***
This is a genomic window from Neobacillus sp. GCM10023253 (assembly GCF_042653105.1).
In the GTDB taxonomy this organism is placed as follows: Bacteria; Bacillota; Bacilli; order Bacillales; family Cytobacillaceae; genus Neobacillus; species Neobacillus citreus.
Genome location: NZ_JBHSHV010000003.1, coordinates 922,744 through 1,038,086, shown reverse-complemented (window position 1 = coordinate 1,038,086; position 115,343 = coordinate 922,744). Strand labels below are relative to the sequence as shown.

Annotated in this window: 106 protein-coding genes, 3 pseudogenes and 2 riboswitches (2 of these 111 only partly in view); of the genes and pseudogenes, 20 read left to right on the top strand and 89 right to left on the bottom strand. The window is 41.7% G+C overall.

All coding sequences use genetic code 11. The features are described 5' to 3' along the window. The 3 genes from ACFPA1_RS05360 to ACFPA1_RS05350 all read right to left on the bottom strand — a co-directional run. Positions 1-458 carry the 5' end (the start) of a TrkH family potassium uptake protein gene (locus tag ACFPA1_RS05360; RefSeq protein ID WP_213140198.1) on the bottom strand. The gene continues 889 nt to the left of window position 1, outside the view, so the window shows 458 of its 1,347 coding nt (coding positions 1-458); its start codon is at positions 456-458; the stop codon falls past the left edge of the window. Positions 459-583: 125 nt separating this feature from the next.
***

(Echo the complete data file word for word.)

This is a genomic window from Neobacillus sp. GCM10023253 (assembly GCF_042653105.1).
In the GTDB taxonomy this organism is placed as follows: Bacteria; Bacillota; Bacilli; order Bacillales; family Cytobacillaceae; genus Neobacillus; species Neobacillus citreus.
Genome location: NZ_JBHSHV010000003.1, coordinates 922,744 through 1,038,086, shown reverse-complemented (window position 1 = coordinate 1,038,086; position 115,343 = coordinate 922,744). Strand labels below are relative to the sequence as shown.

Annotated in this window: 106 protein-coding genes, 3 pseudogenes and 2 riboswitches (2 of these 111 only partly in view); of the genes and pseudogenes, 20 read left to right on the top strand and 89 right to left on the bottom strand. The window is 41.7% G+C overall.

All coding sequences use genetic code 11. The features are described 5' to 3' along the window. The 3 genes from ACFPA1_RS05360 to ACFPA1_RS05350 all read right to left on the bottom strand — a co-directional run. Positions 1-458 carry the 5' end (the start) of a TrkH family potassium uptake protein gene (locus tag ACFPA1_RS05360; RefSeq protein ID WP_213140198.1) on the bottom strand. The gene continues 889 nt to the left of window position 1, outside the view, so the window shows 458 of its 1,347 coding nt (coding positions 1-458); its start codon is at positions 456-458; the stop codon falls past the left edge of the window. Positions 459-583: 125 nt separating this feature from the next.